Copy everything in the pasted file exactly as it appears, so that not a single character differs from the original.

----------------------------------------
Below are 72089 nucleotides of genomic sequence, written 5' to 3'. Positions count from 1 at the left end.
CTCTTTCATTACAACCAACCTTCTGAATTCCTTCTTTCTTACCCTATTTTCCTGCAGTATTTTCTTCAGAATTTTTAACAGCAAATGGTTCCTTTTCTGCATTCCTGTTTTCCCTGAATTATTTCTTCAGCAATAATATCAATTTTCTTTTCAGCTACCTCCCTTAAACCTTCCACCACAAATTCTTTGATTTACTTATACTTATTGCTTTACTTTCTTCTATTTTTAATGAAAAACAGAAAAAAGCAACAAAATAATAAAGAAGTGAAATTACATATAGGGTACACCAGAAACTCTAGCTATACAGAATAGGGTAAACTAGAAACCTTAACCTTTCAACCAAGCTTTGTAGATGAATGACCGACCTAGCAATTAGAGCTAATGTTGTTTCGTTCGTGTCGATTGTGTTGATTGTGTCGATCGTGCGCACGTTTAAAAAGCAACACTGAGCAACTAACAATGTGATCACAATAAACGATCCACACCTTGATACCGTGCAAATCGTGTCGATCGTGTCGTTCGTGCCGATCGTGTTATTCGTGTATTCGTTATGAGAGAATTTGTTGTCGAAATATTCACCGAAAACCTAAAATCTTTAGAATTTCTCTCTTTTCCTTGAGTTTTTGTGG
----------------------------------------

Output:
Below are 72089 nucleotides of genomic sequence, written 5' to 3'. Positions count from 1 at the left end.
CTCTTTCATTACAACCAACCTTCTGAATTCCTTCTTTCTTACCCTATTTTCCTGCAGTATTTTCTTCAGAATTTTTAACAGCAAATGGTTCCTTTTCTGCATTCCTGTTTTCCCTGAATTATTTCTTCAGCAATAATATCAATTTTCTTTTCAGCTACCTCCCTTAAACCTTCCACCACAAATTCTTTGATTTACTTATACTTATTGCTTTACTTTCTTCTATTTTTAATGAAAAACAGAAAAAAGCAACAAAATAATAAAGAAGTGAAATTACATATAGGGTACACCAGAAACTCTAGCTATACAGAATAGGGTAAACTAGAAACCTTAACCTTTCAACCAAGCTTTGTAGATGAATGACCGACCTAGCAATTAGAGCTAATGTTGTTTCGTTCGTGTCGATTGTGTTGATTGTGTCGATCGTGCGCACGTTTAAAAAGCAACACTGAGCAACTAACAATGTGATCACAATAAACGATCCACACCTTGATACCGTGCAAATCGTGTCGATCGTGTCGTTCGTGCCGATCGTGTTATTCGTGTATTCGTTATGAGAGAATTTGTTGTCGAAATATTCACCGAAAACCTAAAATCTTTAGAATTTCTCTCTTTTCCTTGAGTTTTTGTGG